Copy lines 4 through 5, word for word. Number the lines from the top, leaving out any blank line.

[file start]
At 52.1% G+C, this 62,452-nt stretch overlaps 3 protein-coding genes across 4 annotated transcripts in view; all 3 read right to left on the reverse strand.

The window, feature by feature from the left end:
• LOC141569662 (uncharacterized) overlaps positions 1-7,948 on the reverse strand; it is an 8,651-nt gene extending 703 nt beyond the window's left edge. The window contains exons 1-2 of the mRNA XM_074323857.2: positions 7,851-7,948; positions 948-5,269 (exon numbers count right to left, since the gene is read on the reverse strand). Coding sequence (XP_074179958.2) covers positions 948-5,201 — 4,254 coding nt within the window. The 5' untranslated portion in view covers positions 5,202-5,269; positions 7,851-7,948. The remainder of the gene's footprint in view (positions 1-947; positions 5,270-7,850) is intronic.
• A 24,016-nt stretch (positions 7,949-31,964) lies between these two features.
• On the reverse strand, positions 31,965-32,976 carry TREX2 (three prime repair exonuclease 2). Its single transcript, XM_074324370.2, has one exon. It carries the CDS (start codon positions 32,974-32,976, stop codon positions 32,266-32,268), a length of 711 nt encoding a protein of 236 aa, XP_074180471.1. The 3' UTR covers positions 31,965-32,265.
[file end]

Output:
• A 24,016-nt stretch (positions 7,949-31,964) lies between these two features.
• On the reverse strand, positions 31,965-32,976 carry TREX2 (three prime repair exonuclease 2). Its single transcript, XM_074324370.2, has one exon. It carries the CDS (start codon positions 32,974-32,976, stop codon positions 32,266-32,268), a length of 711 nt encoding a protein of 236 aa, XP_074180471.1. The 3' UTR covers positions 31,965-32,265.